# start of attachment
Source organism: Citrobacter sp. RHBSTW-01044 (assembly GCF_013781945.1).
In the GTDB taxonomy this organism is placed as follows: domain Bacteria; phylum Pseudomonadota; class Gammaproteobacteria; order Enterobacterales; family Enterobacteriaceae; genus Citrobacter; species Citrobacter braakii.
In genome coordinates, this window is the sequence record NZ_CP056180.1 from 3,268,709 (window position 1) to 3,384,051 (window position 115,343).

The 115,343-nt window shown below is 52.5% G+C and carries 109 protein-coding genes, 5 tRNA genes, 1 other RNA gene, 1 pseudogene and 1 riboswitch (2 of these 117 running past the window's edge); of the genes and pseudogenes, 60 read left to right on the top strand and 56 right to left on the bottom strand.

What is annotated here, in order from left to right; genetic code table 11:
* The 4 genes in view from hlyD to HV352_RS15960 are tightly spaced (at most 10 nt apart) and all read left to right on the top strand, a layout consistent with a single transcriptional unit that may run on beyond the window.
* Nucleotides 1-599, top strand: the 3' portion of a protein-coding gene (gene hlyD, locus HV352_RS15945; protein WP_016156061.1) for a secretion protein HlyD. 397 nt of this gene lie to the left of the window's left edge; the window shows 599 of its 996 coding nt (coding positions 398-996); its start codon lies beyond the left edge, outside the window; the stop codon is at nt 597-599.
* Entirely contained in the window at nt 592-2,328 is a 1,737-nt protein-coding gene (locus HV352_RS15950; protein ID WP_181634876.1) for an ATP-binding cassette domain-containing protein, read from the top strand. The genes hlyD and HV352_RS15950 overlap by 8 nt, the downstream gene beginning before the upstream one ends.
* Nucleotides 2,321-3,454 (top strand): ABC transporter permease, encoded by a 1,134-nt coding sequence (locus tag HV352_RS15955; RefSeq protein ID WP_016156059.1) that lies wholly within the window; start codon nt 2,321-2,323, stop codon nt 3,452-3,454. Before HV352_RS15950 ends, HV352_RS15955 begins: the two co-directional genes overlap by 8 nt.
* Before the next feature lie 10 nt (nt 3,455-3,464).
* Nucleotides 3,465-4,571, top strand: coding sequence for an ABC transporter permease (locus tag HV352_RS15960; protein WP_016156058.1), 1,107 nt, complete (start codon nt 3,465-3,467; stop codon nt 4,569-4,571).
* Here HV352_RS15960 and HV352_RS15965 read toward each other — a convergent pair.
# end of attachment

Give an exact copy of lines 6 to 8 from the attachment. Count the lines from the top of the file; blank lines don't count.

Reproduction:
* The 4 genes in view from hlyD to HV352_RS15960 are tightly spaced (at most 10 nt apart) and all read left to right on the top strand, a layout consistent with a single transcriptional unit that may run on beyond the window.
* Nucleotides 1-599, top strand: the 3' portion of a protein-coding gene (gene hlyD, locus HV352_RS15945; protein WP_016156061.1) for a secretion protein HlyD. 397 nt of this gene lie to the left of the window's left edge; the window shows 599 of its 996 coding nt (coding positions 398-996); its start codon lies beyond the left edge, outside the window; the stop codon is at nt 597-599.
* Entirely contained in the window at nt 592-2,328 is a 1,737-nt protein-coding gene (locus HV352_RS15950; protein ID WP_181634876.1) for an ATP-binding cassette domain-containing protein, read from the top strand. The genes hlyD and HV352_RS15950 overlap by 8 nt, the downstream gene beginning before the upstream one ends.